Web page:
Ludovico Ensemble brings an array of colors and rhythm to percussion program
The canard that percussion programs are nothing but ceaseless rhythmic exercises, was put to rest by the Ludovico Ensemble Wednesday evening in Boston Conservatory’s Studio 401. The ensemble, founded by Nicholas Tolle and conducted in part of this program by Jeffrey Means, performed three widely varied works by Iannis Xenakis, Georges Aperghis, and Wolfgang Rihm.
Ensemble-in-residence at BoCo, in its ten years Ludovico has compiled an impressive archive of avant-garde performances. Like this evening’s program, many of the works have come from the core of European 20th-century musical elite: Kurtag, Schnittke, Schoenberg, Penderecki, and the like, and also includes commissioned works by Rudolf Rojahn, Lachlan Fife, Andy Vores and others.
Xenakis’ Okho is set for three djembe players. Written in 1989, by using African drums it represents Xenakis’ subversion of a commission for the bicentennial of the French Revolution (Born in Greece, the composer was a longtime French citizen). The djembe, a goblet shaped skin drum usually played by hand, creates unusual volume for its size (about two feet high, and a foot in diameter).
After an extended opening with unison syncopated patterns that were briefly developed, Okho grew into a much more complex exchange with extended techniques. Djembe playing is built around three sounds: bass, tone and slap, moving up the scale. Tolle, Means and Mike Williams explored all three, but added extended finger techniques (knuckles, glissando) and for a brief but interesting section played both slap and stick, with each player employing one mallet.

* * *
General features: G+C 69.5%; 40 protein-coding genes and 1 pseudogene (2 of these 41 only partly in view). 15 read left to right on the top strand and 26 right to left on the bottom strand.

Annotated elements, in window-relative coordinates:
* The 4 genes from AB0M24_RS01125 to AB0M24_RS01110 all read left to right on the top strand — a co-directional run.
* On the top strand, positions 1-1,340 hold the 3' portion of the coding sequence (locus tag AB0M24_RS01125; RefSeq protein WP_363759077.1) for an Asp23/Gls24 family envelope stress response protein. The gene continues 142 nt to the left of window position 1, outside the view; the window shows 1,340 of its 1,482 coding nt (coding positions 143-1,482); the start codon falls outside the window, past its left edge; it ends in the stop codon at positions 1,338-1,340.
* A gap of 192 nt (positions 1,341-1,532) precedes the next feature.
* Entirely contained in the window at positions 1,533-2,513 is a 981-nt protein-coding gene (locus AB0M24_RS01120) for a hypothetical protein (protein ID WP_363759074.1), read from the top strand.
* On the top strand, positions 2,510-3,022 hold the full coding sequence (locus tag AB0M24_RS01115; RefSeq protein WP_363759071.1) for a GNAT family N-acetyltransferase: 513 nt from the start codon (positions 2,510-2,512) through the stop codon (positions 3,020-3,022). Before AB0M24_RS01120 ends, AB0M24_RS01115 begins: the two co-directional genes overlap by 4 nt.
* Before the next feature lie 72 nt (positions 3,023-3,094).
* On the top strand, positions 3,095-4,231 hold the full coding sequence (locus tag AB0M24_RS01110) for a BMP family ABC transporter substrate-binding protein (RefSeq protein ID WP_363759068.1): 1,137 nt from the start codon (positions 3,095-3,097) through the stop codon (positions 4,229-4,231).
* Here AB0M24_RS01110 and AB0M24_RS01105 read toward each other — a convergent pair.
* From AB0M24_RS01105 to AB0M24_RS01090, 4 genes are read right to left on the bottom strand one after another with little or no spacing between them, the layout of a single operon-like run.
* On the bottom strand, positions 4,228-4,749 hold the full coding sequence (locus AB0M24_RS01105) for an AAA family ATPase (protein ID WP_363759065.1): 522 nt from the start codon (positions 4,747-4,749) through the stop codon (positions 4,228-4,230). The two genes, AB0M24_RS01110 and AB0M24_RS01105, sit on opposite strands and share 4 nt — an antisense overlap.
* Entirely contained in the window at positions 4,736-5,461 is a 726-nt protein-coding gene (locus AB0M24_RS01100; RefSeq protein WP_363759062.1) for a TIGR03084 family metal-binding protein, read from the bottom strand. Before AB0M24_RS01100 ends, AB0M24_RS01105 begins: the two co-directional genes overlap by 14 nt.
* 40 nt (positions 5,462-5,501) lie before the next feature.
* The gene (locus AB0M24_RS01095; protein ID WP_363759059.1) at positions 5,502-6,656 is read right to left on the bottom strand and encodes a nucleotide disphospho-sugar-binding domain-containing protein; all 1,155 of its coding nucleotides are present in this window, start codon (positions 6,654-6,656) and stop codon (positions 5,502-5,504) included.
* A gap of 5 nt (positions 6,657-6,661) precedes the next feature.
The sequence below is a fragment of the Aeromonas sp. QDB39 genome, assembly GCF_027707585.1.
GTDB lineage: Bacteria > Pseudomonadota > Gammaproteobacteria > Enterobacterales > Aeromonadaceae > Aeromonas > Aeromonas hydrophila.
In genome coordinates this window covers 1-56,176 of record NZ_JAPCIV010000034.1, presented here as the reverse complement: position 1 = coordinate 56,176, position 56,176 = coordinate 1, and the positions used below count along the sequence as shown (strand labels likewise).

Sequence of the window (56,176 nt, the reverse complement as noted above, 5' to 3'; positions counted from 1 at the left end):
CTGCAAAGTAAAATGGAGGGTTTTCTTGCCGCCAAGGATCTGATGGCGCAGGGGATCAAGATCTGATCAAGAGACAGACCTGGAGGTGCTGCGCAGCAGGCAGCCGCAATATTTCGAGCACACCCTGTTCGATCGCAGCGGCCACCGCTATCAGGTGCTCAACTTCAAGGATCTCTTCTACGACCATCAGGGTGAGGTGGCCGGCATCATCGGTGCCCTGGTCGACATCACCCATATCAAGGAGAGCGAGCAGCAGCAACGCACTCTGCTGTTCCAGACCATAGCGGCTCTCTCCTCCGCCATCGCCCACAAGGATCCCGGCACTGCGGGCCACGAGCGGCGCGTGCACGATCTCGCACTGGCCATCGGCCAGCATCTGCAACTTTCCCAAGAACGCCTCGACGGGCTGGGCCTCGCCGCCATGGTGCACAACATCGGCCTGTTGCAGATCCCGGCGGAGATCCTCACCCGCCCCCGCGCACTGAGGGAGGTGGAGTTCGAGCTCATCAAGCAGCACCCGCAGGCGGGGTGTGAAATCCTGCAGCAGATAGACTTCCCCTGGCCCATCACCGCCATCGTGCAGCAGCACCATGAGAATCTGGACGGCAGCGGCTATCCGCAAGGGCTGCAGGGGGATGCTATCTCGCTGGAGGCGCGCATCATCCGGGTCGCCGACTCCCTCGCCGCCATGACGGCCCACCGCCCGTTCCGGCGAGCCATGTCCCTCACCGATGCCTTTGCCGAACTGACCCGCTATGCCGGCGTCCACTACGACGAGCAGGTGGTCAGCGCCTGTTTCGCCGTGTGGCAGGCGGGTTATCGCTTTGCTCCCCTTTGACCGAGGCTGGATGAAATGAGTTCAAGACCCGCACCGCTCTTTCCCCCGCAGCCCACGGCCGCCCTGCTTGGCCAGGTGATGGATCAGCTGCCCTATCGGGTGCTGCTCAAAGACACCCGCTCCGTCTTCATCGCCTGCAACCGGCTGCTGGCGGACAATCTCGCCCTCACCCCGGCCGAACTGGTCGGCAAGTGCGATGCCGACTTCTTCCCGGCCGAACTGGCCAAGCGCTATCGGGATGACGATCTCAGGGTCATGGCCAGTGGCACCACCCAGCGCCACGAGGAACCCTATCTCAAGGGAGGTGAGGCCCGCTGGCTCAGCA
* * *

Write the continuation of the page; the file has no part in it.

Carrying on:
Georges Aperghis’ Les guetteurs de sons (Watchers of sounds) is a performance art piece for percussionists. Three players (Means, Tolle, Williams) sit in a semi-circle so they can see each other and face the audience as well. They each have a floor-pedaled bass, and a tom-tom for their hands. Aperghis’ fanciful “text” that accompanies the work continually references silence, and surprise, and the players “act” this out, frequently raising their hands as if to strike the drums, but then stopping without sound at the drumhead. Sometimes they bend over and listen to the skin, as if to discern the absent sound. When they do play the sound is intermittent, delicate. The drummers offer guttural voicings, or barely audible French phrases, but mostly just listen.
As does the audience. Like Cage’s silent works, Les guetteurs de sons becomes as much about what you want to hear as what you hear. While the players mime playing, the sounds of the room, the electronic feed of the lights, the noises outside, all come alive as part of the music. When the players actually strike the drums, or gently pedal the basses, mixing the ambient sound into the performed sound becomes the audience’s new task. The piece works incredibly well for what some might view as its inherent lack of musical “substance.”
Wolfgang Rihm’s Tutuguri VI is more of a drumming work than percussion. Set for five players (Aaron Trant, Robert Schulz and Ross Karre joining Tolle and Williams with Means conducting), each manning a large kit of drums but very little metal percussion, the work is expansive at more than half an hour and voluminous in sound and ideas.
Rihm found great inspiration in the works of Antonin Artaud, the 20th-century absurdist French playwright and poet whose philosophy was much more influential than his actual works. His concept of the “theater of cruelty” had particular impact. Tutuguri was the title of several works that explored Artaud’s peyote-laced experiences with the Tarahumara people in Mexico, and Rihm transformed his experiences into this work and an even larger version for percussion and recorded chorus.
This drumming work explores simple, repeated rhythmic patterns, and in almost no way explores the tonal variety of the percussion palette. Phrases begin in unison, slowly, then accelerate and decelerate. They are almost all unison, and episodic—no long lines here. In fact, hardly any ideas are repeated. One rhythmic pattern stops, another begins, it stops, then another. After a while it’s like a journey into a constantly changing countryside.
The playing, even though there seemed to be many extraneous notes, was exceptional. The work’s “climax” is one of utter simplicity, the players almost stopping in a slow two-hand pattern that becomes one handed and then halts. At the end, they finally pick up cymbals and play a splashing short set, washing the room in colors that have been previously absent.
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